Scaling algorithms and applications

FOCS 2018 Tutorial & Workshop. October 6, 2018. Room 314 @ IHP, Paris, France.

Organizers: Ankit Garg, Rafael Oliveira, Michael Walter, Avi Wigderson

Invited Speakers: Matthias Christandl, Akshay Ramachandran, Nisheeth Vishnoi

Questions? Send an email to Ankit, Rafael or Michael.


Recently there has been a lot of interest in scaling problems and algorithms. The simplest example goes back to Sinkhorn, who defined and studied the problem of matrix scaling. Matrix scaling has found applications in a number of areas, such as operations research, statistics, numerical linear algebra as well as in theoretical computer science. This simple example has been generalized in several directions, including, operator scaling, tensor scaling and non-uniform versions of these. These generalizations have found several applications in non-commutative algebra, and derandomization, invariant theory, functional analysis, the theory of tensors, operator theory and combinatorial geometry.

We are organizing a full-day event to give an introduction to this fast-moving field. In the morning, we will have introductory tutorials, surveying the basics of scaling problems, algorithms, applications, and analysis techniques. The afternoon workshop will give a panorama of more advanced topics and applications from continuous optimization to quantum information theory.


Morning Tutorials

      Time                 Speaker           Title  
8:40–8:45   Welcome & overview  
8:45–9:50 Ankit Garg A panorama of scaling and its applications [pdf]
10:00–10:30 Rafael Oliveira How to analyse a scaling algorithm? [pdf]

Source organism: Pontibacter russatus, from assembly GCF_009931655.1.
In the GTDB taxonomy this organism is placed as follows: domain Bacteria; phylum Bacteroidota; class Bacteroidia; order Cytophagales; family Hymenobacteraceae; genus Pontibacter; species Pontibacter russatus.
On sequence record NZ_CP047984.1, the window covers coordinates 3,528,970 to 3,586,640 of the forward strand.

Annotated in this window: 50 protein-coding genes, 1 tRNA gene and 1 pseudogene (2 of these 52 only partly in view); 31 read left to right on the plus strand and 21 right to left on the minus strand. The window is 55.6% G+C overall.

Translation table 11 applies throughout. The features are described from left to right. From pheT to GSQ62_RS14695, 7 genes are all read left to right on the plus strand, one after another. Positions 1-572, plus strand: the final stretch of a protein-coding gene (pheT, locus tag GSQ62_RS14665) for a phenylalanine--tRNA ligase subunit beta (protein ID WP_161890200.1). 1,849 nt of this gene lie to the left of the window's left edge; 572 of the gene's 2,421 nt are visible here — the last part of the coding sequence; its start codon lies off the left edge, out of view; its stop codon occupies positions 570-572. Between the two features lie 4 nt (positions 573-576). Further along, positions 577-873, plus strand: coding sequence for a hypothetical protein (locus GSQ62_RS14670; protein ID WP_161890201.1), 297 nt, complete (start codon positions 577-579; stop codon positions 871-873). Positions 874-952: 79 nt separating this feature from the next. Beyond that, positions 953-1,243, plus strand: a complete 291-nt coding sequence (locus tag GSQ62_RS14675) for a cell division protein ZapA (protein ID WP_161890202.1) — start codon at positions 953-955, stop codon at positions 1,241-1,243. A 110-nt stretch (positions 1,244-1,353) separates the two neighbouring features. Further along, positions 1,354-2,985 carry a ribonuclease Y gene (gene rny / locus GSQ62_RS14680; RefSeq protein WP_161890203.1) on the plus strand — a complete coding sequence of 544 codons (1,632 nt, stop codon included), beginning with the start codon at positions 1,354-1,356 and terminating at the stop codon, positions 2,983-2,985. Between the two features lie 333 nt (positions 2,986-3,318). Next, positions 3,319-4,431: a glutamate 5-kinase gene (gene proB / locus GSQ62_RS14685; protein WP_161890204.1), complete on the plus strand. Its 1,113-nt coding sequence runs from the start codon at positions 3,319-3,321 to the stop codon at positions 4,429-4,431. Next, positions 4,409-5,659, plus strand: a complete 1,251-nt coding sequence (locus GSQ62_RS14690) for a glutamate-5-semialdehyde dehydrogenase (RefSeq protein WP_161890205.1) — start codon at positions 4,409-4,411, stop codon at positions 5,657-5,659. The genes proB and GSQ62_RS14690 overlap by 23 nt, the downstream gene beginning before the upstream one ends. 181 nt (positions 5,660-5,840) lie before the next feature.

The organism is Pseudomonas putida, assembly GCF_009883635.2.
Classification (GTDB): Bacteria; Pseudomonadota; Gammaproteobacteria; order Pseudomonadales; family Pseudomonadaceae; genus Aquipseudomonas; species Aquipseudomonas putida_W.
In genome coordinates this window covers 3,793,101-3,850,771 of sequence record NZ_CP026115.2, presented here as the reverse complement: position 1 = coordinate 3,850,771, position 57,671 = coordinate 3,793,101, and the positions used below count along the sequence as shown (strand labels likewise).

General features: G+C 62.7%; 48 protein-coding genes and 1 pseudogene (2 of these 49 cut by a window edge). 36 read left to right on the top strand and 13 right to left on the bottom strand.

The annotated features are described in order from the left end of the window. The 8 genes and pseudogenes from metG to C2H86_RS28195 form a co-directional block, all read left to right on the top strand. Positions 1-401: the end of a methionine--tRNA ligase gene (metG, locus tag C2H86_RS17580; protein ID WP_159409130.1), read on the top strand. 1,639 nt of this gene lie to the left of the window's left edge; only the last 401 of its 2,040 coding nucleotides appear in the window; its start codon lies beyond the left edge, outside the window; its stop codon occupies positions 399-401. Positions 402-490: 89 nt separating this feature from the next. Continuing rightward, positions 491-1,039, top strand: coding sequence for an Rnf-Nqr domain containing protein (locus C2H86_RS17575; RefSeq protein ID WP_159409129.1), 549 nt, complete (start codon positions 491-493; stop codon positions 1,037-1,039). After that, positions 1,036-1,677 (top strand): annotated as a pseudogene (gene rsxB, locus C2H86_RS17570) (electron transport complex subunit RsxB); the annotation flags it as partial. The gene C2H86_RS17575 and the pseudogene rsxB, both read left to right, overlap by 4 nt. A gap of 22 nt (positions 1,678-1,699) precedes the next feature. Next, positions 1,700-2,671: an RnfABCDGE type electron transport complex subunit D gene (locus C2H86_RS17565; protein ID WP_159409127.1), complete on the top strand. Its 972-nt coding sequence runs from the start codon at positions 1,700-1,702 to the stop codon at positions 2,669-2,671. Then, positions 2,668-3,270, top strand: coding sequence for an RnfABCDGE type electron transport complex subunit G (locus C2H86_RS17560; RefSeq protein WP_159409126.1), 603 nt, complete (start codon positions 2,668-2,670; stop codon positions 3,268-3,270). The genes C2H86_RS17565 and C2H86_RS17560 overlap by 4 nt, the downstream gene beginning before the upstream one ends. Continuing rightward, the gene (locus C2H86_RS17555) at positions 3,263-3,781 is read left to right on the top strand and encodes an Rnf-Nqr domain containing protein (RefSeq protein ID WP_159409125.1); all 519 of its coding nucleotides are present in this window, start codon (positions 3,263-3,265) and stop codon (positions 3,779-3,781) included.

10:30–11:00   break  
11:00–12:00 Michael Walter Non-commutative optimization and scaling [pdf]

Afternoon Workshop

      Time                 Speaker           Title  
14:00–14:45 Rafael Oliveira Geodesically Convex Optimization and Applications to Operator Scaling and Invariant Theory [pdf]
14:45–15:20   break  
15:20–16:05 Matthias Christandl Tensors: From Entanglement to Computational Complexity [pdf]
16:15–17:00 Nisheeth Vishnoi On the Computability of Maximum Entropy Distributions [pdf]
17:10–17:55 Akshay Ramachandran The Paulsen Problem, Continuous Operator Scaling, and Smoothed Analysis [pdf]


Tutorials (Ankit Garg, Rafael Oliveira, Michael Walter)

The story starts with Sinkhorn in 1964 who studied the problem of matrix scaling, where the goal is to scale, i.e. multiply rows and columns by scalars, a non-negative matrix to a doubly stochastic one. Since Sinkhorn’s work, matrix scaling has been extensively studied and has found applications in numerous areas such as statistics, numerical linear algebra as well as theoretical computer science. Next Gurvits, in early 2000’s, generalized these ideas in several directions. One generalization was operator scaling which recently resulted in a deterministic polynomial time algorithm for the non-commutative rational identity testing problem (one other generalization was in the direction of real stable polynomials which resulted in a “proof from the book” of the Van der Waerden conjecture). It turns out these scaling problems arise naturally in the context of group actions and invariant theory which provide a further plethora of scaling problems. Some additional problems that fall under this umbrella are the so called non-uniform scaling problems which include Brascamp-Lieb inequalities, Horn’s problem, quantum marginal problem etc. Algorithms have been recently designed for many of these scaling problems as well. We will catch a glimpse of this exciting story.

Geodesically Convex Optimization and Applications to Operator Scaling and Invariant Theory (Rafael Oliveira)

In this talk, we discuss a new second-order method for geodesically convex optimization problems, on the natural hyperbolic metric over positive definite matrices. This method is a geodesic generalization of the boxed-constrained Newton method used by [ALOW’17, CMTV’17] which provided faster algorithms for the matrix scaling problem. With this new technique, we obtain algorithms for the Operator Scaling problem which is polynomial in the input size and logarithmic on the error.

As an application, we use this new algorithm as a subroutine to solve the orbit closure intersection problem for the left-right action.

Joint work with Zeyuan Allen-Zhu, Ankit Garg, Yuanzhi Li and Avi Wigderson.